Two Philadelphia narcotics officers taken off street duty because of an ongoing probe have been sued by a Southwest Philadelphia couple who contend police planted drugs seized during their June 2007 arrests.
In Philadelphia's overburdened criminal court system, such allegations are common and usually greeted skeptically, especially when made by people with criminal histories.
Though the lawsuit filed May 28 by Gloria Lewis and Hikean Riley is far from won, part of their claim may hinge on discrepancies in the charging documents filed in their cases by narcotics officers Robert McDonnell and Jeffrey Cujdik.
The warrant that McDonnell filed after the June 5, 2007, search of Lewis and Riley's unit in the Paschall Apartments listed the items seized as a gun, proof of residency, drug-related paraphernalia, and an unspecified amount of U.S. currency, but no illegal drugs.
McDonnell's official arrest report, filed the next day, 15 hours after the search at 72d Street and Paschall Avenue, alleges that the search team discovered 20 sandwich bags containing marijuana in the drawer of a computer desk.
On the floor outside the bathroom, the report alleges, police found a man's boot containing nine sandwich bags filled with a total of 33.6 grams of crack cocaine.
McDonnell estimated the crack cocaine had a street value of $3,630 and the marijuana bags $40 each. Also found inside a woman's boot was a loaded .38-caliber five-shot revolver and two boxes of ammunition, according to both the search and arrest reports.
The discrepancy between search warrant and arrest report is striking because McDonnell's sworn affidavit of probable cause used to persuade a judge to authorize the search described a monthlong probe of crack dealing in the housing project.
The undercover work, McDonnell alleged in court documents, included him, Cujdik, and a confidential informant identified as No. 224. McDonnell alleged that drug buys were made from Lewis or Riley on May 1, May 31, and June 4, 2007.
Riley and Lewis were arrested outside the complex on June 5, 2007, according to McDonnell's arrest report. Riley was working on his 2001 GMC Yukon and a search of his person yielded $65, according to the arrest report. Lewis was arrested outside the front door of her apartment, searched, and found with $47, the arrest report said.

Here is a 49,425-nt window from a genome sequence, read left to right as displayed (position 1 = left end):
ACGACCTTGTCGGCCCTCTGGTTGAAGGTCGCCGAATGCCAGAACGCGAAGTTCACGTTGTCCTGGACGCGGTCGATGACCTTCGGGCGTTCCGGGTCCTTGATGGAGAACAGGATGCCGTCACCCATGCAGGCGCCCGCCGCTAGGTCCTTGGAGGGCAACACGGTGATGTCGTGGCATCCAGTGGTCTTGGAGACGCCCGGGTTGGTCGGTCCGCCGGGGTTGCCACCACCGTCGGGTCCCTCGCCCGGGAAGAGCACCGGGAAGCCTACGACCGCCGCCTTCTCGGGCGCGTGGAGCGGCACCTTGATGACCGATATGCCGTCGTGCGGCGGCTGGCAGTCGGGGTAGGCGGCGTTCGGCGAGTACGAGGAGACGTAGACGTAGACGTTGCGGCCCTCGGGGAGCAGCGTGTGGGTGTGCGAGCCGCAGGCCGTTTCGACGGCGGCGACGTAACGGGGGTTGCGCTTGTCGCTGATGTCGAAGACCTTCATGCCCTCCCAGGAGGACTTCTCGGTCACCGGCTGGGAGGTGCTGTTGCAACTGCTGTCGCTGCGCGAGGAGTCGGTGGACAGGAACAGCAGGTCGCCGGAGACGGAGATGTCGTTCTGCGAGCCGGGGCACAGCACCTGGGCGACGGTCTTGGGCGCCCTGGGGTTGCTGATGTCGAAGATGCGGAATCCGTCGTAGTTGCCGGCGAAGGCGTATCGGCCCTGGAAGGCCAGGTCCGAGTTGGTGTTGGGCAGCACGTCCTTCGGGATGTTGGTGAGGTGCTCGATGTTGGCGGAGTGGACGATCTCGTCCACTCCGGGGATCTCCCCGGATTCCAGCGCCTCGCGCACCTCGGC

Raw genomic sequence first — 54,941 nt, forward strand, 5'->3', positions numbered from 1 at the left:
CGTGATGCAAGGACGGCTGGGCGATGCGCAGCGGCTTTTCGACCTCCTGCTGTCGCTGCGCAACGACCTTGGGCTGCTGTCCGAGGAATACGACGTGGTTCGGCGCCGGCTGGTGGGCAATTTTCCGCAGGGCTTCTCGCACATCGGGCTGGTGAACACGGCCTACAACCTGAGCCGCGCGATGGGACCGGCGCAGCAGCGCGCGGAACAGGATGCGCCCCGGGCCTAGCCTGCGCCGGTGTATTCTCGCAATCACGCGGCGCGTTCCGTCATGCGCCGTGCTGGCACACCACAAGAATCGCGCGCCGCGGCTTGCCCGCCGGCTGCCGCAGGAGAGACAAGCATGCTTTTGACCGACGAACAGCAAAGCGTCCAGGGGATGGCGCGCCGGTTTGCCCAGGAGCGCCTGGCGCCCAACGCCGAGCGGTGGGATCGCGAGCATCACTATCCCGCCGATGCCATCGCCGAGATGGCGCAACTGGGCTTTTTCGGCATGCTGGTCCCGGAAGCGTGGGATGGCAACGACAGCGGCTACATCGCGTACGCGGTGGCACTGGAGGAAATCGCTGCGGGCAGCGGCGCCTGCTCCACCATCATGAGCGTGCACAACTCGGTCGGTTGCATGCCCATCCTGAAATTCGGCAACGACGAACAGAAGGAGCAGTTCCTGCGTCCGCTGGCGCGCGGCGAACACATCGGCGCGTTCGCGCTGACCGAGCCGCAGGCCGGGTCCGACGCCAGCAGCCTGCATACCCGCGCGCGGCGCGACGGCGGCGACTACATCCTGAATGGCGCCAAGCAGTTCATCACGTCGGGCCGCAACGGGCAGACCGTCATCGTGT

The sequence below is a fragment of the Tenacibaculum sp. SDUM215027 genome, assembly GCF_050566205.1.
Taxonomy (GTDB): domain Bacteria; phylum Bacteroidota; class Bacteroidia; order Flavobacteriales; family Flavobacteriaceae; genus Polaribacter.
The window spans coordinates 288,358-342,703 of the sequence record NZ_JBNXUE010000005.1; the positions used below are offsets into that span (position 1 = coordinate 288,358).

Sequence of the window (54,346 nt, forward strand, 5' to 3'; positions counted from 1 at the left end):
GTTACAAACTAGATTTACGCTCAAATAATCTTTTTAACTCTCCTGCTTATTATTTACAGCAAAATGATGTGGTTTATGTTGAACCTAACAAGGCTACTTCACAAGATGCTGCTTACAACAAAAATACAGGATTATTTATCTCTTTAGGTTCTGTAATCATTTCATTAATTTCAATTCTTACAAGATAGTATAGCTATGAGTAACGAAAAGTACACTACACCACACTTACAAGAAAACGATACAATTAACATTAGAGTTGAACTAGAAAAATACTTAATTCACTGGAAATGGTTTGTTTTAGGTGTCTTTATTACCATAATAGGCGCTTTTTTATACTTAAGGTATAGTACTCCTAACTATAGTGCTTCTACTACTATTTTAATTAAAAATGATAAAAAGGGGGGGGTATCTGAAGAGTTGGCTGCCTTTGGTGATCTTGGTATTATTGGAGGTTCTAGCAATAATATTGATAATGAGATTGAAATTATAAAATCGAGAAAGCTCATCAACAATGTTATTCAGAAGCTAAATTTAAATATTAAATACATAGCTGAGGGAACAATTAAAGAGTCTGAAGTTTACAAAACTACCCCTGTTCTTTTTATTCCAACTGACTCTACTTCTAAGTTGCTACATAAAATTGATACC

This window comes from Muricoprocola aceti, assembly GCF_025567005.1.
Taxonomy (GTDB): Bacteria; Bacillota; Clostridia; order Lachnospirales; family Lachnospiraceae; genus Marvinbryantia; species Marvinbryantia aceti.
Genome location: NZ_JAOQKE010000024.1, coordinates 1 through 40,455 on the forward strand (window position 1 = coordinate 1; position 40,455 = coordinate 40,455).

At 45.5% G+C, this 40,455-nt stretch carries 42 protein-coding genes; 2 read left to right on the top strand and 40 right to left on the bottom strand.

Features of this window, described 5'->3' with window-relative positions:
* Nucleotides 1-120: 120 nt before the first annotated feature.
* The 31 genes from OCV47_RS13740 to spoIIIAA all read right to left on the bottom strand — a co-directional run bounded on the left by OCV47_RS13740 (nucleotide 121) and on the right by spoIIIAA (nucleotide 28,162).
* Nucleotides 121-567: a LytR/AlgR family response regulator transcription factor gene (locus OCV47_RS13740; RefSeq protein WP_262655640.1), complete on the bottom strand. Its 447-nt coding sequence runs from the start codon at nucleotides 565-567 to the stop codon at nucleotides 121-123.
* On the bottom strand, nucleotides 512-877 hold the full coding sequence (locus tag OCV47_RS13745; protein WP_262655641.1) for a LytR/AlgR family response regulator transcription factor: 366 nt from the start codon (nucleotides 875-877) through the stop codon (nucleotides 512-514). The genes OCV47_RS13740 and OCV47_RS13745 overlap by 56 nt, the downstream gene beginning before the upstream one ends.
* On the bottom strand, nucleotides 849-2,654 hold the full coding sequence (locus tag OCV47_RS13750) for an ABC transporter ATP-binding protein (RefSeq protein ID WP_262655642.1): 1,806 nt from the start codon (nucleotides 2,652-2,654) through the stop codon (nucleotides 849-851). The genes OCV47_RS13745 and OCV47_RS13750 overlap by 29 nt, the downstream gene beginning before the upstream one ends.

Although the text of the lawsuit has not yet been filed, Lewis and Riley's attorney, Leonard R. Parks, said the essence of their claims was that "drugs were planted in their home during the police search."
Neither Cujdik nor McDonnell has responded publicly to allegations against them as a result of the investigation by police Internal Affairs and the FBI.
Cujdik's attorney, George Bochetto, said yesterday he had no immediate comment on the lawsuit. Bochetto has argued that allegations made against police officers by felons cannot be believed. Both Lewis and Riley have felony convictions.
In addition to the two officers, the suit names as defendants the city, an unidentified sergeant in the police Narcotics Field Unit, and the unidentified confidential informant.
For the couple, the 2007 charges had mixed outcomes. Lewis, 56, and Riley, 38, opted for a nonjury trial Oct. 21 before Common Pleas Court Judge Rayford A. Means.
Lewis was acquitted but Riley was convicted of drug and gun charges and sentenced to the mandatory five to 10 years in prison. He is serving his sentence at the state prison in Coal Township in central Pennsylvania.
Although Lewis still faces trial on a firearms charge, that trial is unlikely in the near future. The District Attorney's Office has moved to continue any case in which Cujdik or others whose names have surfaced in the probe might have to testify.
According to court records, Lewis, who has a 10th-grade education and is unemployed, has struggled for years with schizophrenia and depression as well as drug problems.
"Right now she's still struggling with the notion that her husband is doing time and will be for a long time," Parks said of his client.
The current probe by a city-federal task force began in February after Ventura Martinez, a veteran paid confidential informant, publicly alleged that he and Cujdik sometimes falsified information to obtain search warrants in drug cases.
No one has been charged, but McDonnell, Cujdik, his brother Richard, and a fellow narcotics officer, Thomas Tolstoy, have been taken off the streets and assigned to desk duties pending the outcome of the probe.
The allegations against Jeffrey Cujdik have already resulted in the dismissal of criminal charges against two alleged drug dealers.
The Defender Association has filed petitions seeking new trials for 52 people convicted through the work of Cujdik and Martinez, known officially as Confidential Informant 103.
And two other federal civil-rights lawsuits have been filed against all four officers and five other narcotics officers.